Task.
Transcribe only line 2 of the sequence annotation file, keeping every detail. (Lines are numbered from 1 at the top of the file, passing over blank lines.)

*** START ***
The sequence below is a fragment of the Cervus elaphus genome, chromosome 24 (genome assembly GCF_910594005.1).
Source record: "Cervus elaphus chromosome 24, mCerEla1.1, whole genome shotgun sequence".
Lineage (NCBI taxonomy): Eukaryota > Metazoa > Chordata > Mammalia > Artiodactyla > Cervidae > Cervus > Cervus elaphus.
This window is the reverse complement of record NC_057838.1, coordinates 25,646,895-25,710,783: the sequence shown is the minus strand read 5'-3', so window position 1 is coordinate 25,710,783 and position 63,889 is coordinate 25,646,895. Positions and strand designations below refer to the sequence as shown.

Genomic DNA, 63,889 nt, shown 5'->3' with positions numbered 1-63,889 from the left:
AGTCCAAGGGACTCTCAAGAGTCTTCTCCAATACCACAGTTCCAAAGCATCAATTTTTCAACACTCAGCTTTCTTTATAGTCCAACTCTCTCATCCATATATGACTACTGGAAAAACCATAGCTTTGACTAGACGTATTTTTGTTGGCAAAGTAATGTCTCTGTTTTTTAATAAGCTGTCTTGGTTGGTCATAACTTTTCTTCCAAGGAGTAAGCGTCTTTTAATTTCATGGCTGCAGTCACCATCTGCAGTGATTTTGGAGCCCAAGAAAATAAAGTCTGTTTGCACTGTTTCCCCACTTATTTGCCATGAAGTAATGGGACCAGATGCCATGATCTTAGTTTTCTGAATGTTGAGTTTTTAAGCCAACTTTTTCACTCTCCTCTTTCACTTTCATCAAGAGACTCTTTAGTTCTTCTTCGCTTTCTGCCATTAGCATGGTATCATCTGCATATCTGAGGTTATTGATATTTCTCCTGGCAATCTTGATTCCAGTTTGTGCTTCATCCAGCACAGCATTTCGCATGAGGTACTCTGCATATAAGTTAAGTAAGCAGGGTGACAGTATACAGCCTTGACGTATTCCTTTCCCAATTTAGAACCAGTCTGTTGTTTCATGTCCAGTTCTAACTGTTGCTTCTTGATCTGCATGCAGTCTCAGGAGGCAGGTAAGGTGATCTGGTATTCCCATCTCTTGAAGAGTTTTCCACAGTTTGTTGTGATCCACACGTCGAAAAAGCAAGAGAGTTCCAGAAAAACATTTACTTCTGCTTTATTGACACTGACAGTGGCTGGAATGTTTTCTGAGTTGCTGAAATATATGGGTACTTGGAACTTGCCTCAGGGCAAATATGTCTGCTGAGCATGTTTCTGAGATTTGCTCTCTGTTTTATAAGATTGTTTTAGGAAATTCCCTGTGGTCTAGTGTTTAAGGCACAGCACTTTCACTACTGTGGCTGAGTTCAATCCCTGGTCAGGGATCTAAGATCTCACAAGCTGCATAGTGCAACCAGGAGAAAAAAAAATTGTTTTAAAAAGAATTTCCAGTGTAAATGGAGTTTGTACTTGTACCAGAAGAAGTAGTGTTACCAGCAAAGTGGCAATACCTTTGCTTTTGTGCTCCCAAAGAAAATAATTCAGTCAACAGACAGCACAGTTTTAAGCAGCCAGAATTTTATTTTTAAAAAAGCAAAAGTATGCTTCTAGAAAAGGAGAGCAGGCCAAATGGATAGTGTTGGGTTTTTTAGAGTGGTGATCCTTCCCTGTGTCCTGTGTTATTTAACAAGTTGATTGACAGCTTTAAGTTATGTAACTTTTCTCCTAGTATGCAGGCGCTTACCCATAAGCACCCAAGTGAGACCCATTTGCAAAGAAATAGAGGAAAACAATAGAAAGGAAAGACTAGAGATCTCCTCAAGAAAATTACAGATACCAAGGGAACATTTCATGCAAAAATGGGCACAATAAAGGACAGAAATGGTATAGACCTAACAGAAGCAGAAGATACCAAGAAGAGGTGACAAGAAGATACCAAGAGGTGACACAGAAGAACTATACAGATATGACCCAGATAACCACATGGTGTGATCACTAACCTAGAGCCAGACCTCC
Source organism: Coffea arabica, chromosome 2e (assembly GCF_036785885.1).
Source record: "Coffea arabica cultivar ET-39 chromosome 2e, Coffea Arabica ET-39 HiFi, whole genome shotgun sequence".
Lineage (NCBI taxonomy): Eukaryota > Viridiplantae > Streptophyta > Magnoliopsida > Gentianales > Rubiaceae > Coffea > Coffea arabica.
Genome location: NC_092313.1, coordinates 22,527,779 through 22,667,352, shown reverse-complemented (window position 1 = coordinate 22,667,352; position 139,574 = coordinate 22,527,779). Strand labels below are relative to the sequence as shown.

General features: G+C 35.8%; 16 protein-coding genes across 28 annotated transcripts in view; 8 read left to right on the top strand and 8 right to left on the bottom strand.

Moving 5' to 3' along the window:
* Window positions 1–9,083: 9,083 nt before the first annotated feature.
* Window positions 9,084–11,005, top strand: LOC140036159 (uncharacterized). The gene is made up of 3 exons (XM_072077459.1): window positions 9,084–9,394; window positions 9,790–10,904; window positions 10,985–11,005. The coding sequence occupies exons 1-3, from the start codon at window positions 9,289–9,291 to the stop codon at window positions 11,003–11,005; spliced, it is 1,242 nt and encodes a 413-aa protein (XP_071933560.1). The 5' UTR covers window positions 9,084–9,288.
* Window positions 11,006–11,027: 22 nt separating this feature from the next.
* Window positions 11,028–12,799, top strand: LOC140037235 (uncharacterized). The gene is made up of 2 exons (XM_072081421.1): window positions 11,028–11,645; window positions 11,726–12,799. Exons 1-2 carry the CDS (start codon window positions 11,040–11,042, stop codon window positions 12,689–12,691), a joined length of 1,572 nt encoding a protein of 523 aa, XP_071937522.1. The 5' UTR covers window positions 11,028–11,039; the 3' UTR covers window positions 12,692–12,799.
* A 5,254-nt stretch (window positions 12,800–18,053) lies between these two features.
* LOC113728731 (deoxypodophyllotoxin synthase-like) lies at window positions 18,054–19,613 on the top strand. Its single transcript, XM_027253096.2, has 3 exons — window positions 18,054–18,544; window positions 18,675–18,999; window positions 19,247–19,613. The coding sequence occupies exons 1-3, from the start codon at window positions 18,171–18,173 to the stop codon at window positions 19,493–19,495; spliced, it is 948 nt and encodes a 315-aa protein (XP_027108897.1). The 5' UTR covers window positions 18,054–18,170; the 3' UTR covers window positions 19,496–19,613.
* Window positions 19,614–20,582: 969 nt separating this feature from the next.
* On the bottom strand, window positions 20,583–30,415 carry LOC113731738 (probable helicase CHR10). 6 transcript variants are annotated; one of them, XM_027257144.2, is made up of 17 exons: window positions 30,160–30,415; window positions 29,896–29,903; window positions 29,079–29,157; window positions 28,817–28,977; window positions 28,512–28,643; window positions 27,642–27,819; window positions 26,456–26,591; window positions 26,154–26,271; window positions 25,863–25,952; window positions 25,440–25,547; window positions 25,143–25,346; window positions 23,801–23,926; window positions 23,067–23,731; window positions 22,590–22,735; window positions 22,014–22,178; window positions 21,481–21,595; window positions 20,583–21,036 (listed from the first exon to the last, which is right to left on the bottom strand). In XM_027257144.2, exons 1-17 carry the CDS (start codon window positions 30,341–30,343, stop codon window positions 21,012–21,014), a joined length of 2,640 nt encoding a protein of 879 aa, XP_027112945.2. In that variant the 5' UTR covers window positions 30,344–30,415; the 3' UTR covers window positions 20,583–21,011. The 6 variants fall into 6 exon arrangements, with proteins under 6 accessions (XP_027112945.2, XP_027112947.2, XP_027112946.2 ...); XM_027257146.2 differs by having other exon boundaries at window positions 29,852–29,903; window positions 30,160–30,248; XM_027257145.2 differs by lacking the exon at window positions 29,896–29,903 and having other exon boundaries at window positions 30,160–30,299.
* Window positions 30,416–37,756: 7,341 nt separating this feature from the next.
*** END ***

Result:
Source record: "Cervus elaphus chromosome 24, mCerEla1.1, whole genome shotgun sequence".